Police actions in Oaxaca “Caused hatred and pain.  What was a social movement was said to be an armed movement. Ulises Ruiz’ imposition opened the door to violence.”  

Warning that the thinking in his organization leaned towards working on a parallel political and electoral struggle, including popular representation, “we aren’t about to ‘turn the other cheek’.  If we need to, we’re willing to act on two fronts… political and military.

There has been a change in the left’s thinking since taking up arms in the 60s and 70s, when those who sought electoral change were branded as “traitors”.  Asked if this didn’t indicate a new stage in the struggle, or a “maturity” on the left, Manuel noted that he had the privilege of working in politics for several years. The 15 million votes for Lopez Obrador were “the cumulation of a national political struggle, and we need to assimilate the experience in our own effort.”  

The growing agitation, he continued, “is not just a mobilization on behalf of Andrés Manuel López Obrador where you see rivers of people on all sides, and sit-ins.  Demonstrations and street protests are part of the struggle, though there are other ways.

“We are searching for mechanisms to transcend this struggle, and we hope to capitalize on discontent, leading up to a national movement to that will allow me and my comrades to bring our proposals forward with more strength than at present.” 

Asked about the ambiguity of their methods – speaking of a political solution while taking up arms, and suggesting that a peaceful option was closed off, Gertrudis responded, “Have we declared war here? ”

José Arturo expanded on the theme. “We neither want, nor think it’s desirable that the profound social changes needed in this country come through violence.  Our actions are small signals – and warnings – to the neoliberal elite to step down the repression.  It’s not us and our actions they need to worry about.  They run the risk of a revolutionary social explosion if they continue their barbaric political practices. 

“We’ve accepted the proposition that we cannot hope that this government will solve the basic problems Mexicans face in their everyday life, and we’re prepared.  When we speak of opening new avenues, we’re not necessarily speaking of violence, but of promoting and organizing a new constituency .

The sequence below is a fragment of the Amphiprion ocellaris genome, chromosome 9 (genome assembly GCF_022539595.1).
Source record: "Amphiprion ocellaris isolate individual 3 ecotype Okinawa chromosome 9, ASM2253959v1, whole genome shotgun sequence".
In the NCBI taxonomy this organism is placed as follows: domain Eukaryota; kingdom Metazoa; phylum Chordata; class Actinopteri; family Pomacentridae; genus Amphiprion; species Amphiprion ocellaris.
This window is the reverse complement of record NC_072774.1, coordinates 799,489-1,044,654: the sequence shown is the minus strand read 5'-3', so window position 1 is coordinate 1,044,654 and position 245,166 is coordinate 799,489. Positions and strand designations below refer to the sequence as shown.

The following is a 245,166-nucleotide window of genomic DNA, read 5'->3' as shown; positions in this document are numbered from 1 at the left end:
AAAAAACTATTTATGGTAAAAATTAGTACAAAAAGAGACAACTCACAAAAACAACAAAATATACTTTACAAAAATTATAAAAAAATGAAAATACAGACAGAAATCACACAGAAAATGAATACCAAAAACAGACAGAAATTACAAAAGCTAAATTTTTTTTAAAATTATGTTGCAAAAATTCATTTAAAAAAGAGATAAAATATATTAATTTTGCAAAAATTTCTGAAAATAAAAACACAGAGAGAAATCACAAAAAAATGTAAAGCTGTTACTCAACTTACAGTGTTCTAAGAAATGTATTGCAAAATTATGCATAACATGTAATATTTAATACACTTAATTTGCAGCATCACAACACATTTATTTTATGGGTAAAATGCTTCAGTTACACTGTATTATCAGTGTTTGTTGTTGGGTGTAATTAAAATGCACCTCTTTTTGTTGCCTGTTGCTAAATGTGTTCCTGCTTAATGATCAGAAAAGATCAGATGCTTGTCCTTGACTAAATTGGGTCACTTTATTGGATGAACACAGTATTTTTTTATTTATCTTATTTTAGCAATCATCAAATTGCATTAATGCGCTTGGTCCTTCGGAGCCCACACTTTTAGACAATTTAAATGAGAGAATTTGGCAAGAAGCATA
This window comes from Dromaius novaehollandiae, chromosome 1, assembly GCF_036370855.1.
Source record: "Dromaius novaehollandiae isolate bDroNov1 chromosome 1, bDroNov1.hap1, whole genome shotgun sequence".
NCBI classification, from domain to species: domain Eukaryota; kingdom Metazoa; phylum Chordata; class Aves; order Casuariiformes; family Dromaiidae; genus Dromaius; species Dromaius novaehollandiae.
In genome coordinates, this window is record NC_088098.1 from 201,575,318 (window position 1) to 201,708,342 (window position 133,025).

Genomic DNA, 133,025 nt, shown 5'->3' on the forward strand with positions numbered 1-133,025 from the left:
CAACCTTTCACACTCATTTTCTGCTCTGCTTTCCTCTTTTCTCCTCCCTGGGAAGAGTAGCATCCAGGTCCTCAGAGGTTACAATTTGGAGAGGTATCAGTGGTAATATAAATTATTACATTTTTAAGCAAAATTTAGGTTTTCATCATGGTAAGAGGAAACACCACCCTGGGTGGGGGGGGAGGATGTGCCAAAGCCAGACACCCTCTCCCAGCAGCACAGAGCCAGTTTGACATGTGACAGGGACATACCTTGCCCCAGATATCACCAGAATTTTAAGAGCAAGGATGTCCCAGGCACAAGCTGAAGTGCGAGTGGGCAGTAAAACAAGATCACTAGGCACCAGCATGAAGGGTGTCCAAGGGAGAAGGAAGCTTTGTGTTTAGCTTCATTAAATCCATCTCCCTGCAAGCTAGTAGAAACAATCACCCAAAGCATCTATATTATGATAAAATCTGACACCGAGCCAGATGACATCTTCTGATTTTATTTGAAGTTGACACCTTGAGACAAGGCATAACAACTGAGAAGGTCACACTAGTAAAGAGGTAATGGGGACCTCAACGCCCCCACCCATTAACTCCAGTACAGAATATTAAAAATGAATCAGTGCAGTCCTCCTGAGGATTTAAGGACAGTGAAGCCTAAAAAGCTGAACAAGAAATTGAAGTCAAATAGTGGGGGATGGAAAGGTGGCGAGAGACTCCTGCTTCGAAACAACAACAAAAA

“The point is, that although it seems there are different agendas among the various social movements and political players, we can permit these various forces to articulate their demands, discuss them, establish a new social pact, and it isn’t necessary to turn to violence.” 

“There are possibilities of finding solutions within or outside of existing institutions, but during recent social movements, there has been serious repressive reactions in Sicartsa, Atenco and Oaxaca.  Social and pacific movements have been obliged to protect themselves from federal and state repression.

“While these movements seek legality, it’s is necessary to defend their space.  We believe we are neutralizing the violence of the powerful.  These movements are only possible if they can contribute to the broad public.

“It’s a lie to claim that armed organizations are isolated from the people.  No group could survive that way.  We are a necessary part of social movements, the self-defense unit, the Mexican people themselves countering state violence.  It was the revolutionary movements of the 60s and 70s that opened up the space for the social movements in the streets today. 

“Today, we’re not discounting the push for change coming from the electoral left and we hope to make an effective contribution to their efforts.  

“We believe that the concept of  “reform or revolution,” “legal struggle or armed struggle” is a false dichotomy.  It is necessary to articulate all forms of struggle, use different processes and movements if we care going to achieve a transformation and if it can be done without spilling a single drop of blood, then we’ve taken the right course. 

“This is what seems ambiguous.  We are armed groups that want to avoid violence.  The ELZN  said it much better: “we’re soldiers today, but we won’t be tomorrow.”  

At the same time, the four leaders criticized Felipe Calderón’s attempt to increase the armed forces budget, while proposing reductions in funds for education and public health.  

Gertrudis commented: “Lucio Cabañas said “soldiers are also the people”.  Los zetas sell drugs and serve in the Army and Navy… and are “of the people” too.  As are those fighting them, and their families.  I’ve had friends in the military who were murdered.  Thanks to some of our comrades in the army, we’re  aware of paramilitary groups like “grupo Cataris,” in Jalisco and Michoacán, commanded by an Arginine and a retired Mexican Army captain, and are prepared for disappearances or infiltration.  Aside from the Army, there is military intelligence, the police, CISEN  (Centro de Investigación y Seguridad Nacional – the Mexican national intelligence agency), and various right wing paramilitary groups. 

“That is why we’re asking honest soldiers and sailors – who mostly are of humble backgrounds themselves – to disobey criminal orders and avoid reprisals by military authorities.  We’re asking them to desert repressive groups and join any of the diverse popular movements. 

“The armed struggled, if it comes to one,” warns José Arturo , “would not lack assistance from people  now serving in police and military units.   Historically, during social movements, such people join with their social peers. 

The news conference ended with a changing of the guard.  While the olive-drab uniformed guards fired off a round during the ceremony, and remained alert during the conference, it was not seen as threatening by this reporter.